Every person that spoke at a recent Arizona Corporation Commission meeting in Tucson voiced concern about a Tucson Electric Power proposal to change residential rates.
A major topic of discussion for many in attendance was proposed changes to net metering, or the amount the utility pays to buy excess electricity generated by its customers with rooftop solar panels.
But net metering was not the only topic residents addressed at the three-and-a-half-hour meeting.
They also spoke against a proposed change to TEP's flat fee it charges residential customers to access the electrical grid.
Among the attendees were organizations that represent low-income residents, retirees, the disabled and others who live on fixed incomes.
“AARP is very concerned about the proposal that TEP has made," said Stephen Jennings, a representative of the group's Arizona office. "Taking what is really an access charge to electricity, the monthly customer charge, which is currently $10, and proposing raising it to $17.”
Jennings' organization thinks the more appropriate place to increase rates is on adjustable rates.
“If the utility proves that it needs more money, and we want the lights to come on when we throw the switch, it should be in the volumetric charge or the charge for the amount of electricity people use,” he said.
His argument, if people need to lower their bills, they can turn off lights around the house, or more likely turn up the temperature on their air conditioners.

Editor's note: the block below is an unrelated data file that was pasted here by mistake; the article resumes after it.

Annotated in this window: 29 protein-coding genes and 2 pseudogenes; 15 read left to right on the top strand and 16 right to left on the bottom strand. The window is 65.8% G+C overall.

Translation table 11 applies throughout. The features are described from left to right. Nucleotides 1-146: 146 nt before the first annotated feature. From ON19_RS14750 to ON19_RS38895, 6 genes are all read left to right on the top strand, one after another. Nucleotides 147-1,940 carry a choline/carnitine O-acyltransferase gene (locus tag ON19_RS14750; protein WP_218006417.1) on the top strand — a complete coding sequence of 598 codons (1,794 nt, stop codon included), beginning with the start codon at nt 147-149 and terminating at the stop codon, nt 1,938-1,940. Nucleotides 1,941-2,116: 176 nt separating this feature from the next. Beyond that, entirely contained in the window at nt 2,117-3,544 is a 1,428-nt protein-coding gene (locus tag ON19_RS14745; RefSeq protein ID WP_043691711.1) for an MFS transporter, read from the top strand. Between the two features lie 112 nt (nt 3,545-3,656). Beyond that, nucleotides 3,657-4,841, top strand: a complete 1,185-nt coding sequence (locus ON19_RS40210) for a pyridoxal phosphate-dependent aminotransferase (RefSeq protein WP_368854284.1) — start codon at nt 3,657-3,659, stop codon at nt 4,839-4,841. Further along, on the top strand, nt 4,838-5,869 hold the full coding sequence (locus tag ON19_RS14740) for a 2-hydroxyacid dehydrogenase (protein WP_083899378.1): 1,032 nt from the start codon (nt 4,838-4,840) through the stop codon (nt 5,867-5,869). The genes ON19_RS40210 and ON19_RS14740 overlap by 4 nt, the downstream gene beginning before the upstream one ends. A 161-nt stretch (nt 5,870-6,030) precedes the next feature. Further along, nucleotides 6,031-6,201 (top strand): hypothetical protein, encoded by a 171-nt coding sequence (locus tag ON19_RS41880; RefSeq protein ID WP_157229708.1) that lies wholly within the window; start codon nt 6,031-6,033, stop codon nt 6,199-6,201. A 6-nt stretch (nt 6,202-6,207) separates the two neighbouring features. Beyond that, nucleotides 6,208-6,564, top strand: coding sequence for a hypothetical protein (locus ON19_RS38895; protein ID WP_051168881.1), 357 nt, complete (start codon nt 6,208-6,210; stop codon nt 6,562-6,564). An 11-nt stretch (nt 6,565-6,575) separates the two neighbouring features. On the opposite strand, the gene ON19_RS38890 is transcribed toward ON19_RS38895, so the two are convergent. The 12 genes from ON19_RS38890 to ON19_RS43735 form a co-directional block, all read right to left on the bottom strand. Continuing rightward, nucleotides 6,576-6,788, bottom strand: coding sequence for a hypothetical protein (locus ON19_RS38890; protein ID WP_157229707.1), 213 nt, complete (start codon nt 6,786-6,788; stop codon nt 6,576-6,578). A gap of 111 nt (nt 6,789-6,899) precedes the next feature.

“There were people here tonight testifying that they keep it at 83 degrees and higher to keep their bills down,” said Jennings.
There are other groups besides retirees that advocacy groups warn could be adversely affected by the proposed change to flat fees.
“An increase of that amount on an annual basis before anyone even turns a light switch on is difficult for folks who are having trouble maintaining service as it is,” said Cynthia Zwick, executive director of the Arizona Community Action Association.
The association works with impoverished people, a group Zwick thinks would suffer with rate changes. She agrees with Jennings that any increase should come through usage fees.
“It helps our customers manage the use of their fuel better, manage the use of their electricity more effectively. So if they know what the cost is and they can see what they’re using on a monthly basis, they have the ability to reduce the usage.”
Those with the utility company think an increase to usage fees would unevenly distribute the cost of upkeep.
“One of the principles in designing rates is to try and match the recovery of costs to those that are causing the costs," said TEP's Joe Salkowski. "In our case, many of the costs that we incur to provide service to residential customers are fixed.”
It is the utility's view that such costs should be distributed in a fixed manner, too.
“What that results in, by and large, is a subsidy from those who use more energy to those who use less,” said Salkowski.
But it does not remove a person's ability to save by reducing usage.
“There would be plenty of opportunities under our proposed rates for customers to save significantly by reducing their consumption. The percentage of customers’ bills that would be accounted for by usage would still be greater than 80 percent.”
After sitting through the meeting, Salkowski said he has a takeaway from what he heard.
“It’s clear that we have some explaining to do when it comes to the details of our rate proposal,” he said.
The company may be doing that in the near future.
Corporation Commission staff members are in hearings Friday and all next week, listening to expert testimony from interested parties in the rate case.
Those hearings will inform the staff recommendation to the commissioners.